Last week I had the opportunity to get out to Tampa, Fla., for UMA Expo 2011, and, I've got to say, things are looking encouraging.
While there is still much debate on the seat belt issue and whether passengers will wear them even if it is a federal mandate for operators, there is little debate that federal regulations put in place and, in the pipeline, will indeed help make motorcoach travel safer and improve the customer experience, overall.
Also, it appears that many operators are starting to see the light at the end of tunnel, as we begin to finally see the economy picking up. Many operators I spoke with at the Expo are cautiously optimistic that the downturn will soon be history and business will again pick up. In fact, many said they already have more bookings set for this spring and summer at this point, than they had around the same time last year.
The most encouraging sign I saw at Expo, though, was during the Young Guns session, where five operators all under the age of 35 spoke frankly about their experiences and how they see the motorcoach industry growing in the future. The mere presence of those five guys is proof that the motorcoach industry will continue to move forward with a new vision and a renewed vigor and. With the older guard serving as mentors, it seems fairly safe to bet that the next generation will help take the industry to the next level.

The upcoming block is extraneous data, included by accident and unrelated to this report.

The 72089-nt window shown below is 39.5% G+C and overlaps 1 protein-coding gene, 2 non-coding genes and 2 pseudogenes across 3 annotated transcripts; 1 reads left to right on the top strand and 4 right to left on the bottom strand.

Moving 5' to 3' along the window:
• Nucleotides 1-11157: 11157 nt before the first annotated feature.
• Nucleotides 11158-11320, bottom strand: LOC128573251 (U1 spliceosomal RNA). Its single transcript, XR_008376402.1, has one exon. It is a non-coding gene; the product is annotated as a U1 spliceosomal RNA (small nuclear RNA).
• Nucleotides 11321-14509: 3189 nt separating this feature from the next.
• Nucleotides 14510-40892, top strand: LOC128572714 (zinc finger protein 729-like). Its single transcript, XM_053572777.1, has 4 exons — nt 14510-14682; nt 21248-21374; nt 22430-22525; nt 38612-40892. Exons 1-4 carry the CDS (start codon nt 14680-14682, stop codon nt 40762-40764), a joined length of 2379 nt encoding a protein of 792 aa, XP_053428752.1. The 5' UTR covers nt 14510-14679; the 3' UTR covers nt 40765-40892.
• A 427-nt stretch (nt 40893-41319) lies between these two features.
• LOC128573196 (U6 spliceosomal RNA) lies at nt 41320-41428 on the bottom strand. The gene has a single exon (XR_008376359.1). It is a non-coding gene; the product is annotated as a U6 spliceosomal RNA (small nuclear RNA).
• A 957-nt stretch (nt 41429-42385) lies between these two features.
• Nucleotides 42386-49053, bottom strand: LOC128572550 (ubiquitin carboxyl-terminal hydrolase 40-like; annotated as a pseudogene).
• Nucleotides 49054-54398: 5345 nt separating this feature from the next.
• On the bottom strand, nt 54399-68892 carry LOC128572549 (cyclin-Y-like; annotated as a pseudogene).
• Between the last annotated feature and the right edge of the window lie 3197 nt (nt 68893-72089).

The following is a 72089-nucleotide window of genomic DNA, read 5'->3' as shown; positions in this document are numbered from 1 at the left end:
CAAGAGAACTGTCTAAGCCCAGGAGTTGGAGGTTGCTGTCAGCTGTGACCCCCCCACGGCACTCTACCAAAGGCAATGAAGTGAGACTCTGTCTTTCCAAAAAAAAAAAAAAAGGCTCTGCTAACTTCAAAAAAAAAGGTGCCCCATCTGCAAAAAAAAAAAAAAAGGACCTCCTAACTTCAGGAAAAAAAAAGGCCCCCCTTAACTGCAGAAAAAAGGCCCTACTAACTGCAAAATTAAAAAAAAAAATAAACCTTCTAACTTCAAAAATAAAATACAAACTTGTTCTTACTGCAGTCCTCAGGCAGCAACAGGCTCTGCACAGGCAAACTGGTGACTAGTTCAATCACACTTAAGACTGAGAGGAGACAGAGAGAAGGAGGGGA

Agencies that use Twitter to respond to users’ complaints or answer questions get more positive Twitter reaction and more civil discourse online, according to Lisa Schweitzer the author of a recent study analyzing tweets of public transit agencies. “It’s about the marketing potential of social media — a lot of public transit agencies are simply tweeting their problems to the world by blasting out late service announcements. That’s not a good use of Twitter,” she says. “Transit agencies can influence the tone of the discussion by interacting with patrons online,” Schweitzer explains. “It gives people something to respond to, and it reminds people that somebody is listening.”
Usually by early January, I will hopefully have taken down the last of our holiday decorations and eaten or given away the remaining sweets that have become a part of my regular diet during the month of December. Then, of course like most people, I’ll think about ways I want to improve myself for the coming year. Whether it be exercising more (walking from the parking lot to my office doesn’t count), eating less ice cream or managing my email better. The latter practice alone would help improve my efficiency at work immensely. I’m sure you probably feel the same way.
A new National Resources Defense Council (NRDC) study solidifies what the American Public Transportation Association’s (APTA) Transit Savings Report has been telling us for years now: riding public transportation can save users money.
June 20 will mark the 8th annual National Dump the Pump Day sponsored by the American Public Transportation Association, in partnership with the Sierra Club and the Natural Resources Defense Council.
Driving a bus never looked easy. Living in California and being stuck in my car as much as I am, I’ve always had tremendous respect for the men and women who operate buses on a daily basis. So, when the call came that I would get my shot to drive in Sunday’s APTA Bus Roadeo, I was both excited and nervous.